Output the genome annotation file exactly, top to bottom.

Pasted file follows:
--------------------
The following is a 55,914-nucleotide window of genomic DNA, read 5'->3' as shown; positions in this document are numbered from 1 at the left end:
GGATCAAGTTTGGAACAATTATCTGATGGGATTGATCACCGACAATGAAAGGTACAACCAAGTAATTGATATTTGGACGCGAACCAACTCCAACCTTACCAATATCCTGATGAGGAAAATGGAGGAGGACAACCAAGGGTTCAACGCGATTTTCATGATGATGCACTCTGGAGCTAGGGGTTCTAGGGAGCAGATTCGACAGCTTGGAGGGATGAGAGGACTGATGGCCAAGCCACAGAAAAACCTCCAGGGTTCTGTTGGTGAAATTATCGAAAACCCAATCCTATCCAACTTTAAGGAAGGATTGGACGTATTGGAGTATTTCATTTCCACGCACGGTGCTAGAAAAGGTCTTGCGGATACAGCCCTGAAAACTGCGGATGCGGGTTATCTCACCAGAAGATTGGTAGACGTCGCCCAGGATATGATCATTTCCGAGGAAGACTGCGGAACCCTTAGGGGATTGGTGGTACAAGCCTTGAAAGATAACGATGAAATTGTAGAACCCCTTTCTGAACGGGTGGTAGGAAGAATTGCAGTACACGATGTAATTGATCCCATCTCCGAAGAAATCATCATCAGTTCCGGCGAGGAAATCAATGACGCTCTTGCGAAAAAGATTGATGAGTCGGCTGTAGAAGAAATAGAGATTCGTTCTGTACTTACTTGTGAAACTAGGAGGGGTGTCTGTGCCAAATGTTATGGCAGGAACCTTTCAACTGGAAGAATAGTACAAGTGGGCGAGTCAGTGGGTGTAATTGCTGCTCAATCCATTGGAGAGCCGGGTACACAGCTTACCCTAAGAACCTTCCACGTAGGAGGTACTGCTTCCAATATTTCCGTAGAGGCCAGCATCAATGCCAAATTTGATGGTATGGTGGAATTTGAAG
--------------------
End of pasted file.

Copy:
The following is a 55,914-nucleotide window of genomic DNA, read 5'->3' as shown; positions in this document are numbered from 1 at the left end:
GGATCAAGTTTGGAACAATTATCTGATGGGATTGATCACCGACAATGAAAGGTACAACCAAGTAATTGATATTTGGACGCGAACCAACTCCAACCTTACCAATATCCTGATGAGGAAAATGGAGGAGGACAACCAAGGGTTCAACGCGATTTTCATGATGATGCACTCTGGAGCTAGGGGTTCTAGGGAGCAGATTCGACAGCTTGGAGGGATGAGAGGACTGATGGCCAAGCCACAGAAAAACCTCCAGGGTTCTGTTGGTGAAATTATCGAAAACCCAATCCTATCCAACTTTAAGGAAGGATTGGACGTATTGGAGTATTTCATTTCCACGCACGGTGCTAGAAAAGGTCTTGCGGATACAGCCCTGAAAACTGCGGATGCGGGTTATCTCACCAGAAGATTGGTAGACGTCGCCCAGGATATGATCATTTCCGAGGAAGACTGCGGAACCCTTAGGGGATTGGTGGTACAAGCCTTGAAAGATAACGATGAAATTGTAGAACCCCTTTCTGAACGGGTGGTAGGAAGAATTGCAGTACACGATGTAATTGATCCCATCTCCGAAGAAATCATCATCAGTTCCGGCGAGGAAATCAATGACGCTCTTGCGAAAAAGATTGATGAGTCGGCTGTAGAAGAAATAGAGATTCGTTCTGTACTTACTTGTGAAACTAGGAGGGGTGTCTGTGCCAAATGTTATGGCAGGAACCTTTCAACTGGAAGAATAGTACAAGTGGGCGAGTCAGTGGGTGTAATTGCTGCTCAATCCATTGGAGAGCCGGGTACACAGCTTACCCTAAGAACCTTCCACGTAGGAGGTACTGCTTCCAATATTTCCGTAGAGGCCAGCATCAATGCCAAATTTGATGGTATGGTGGAATTTGAAG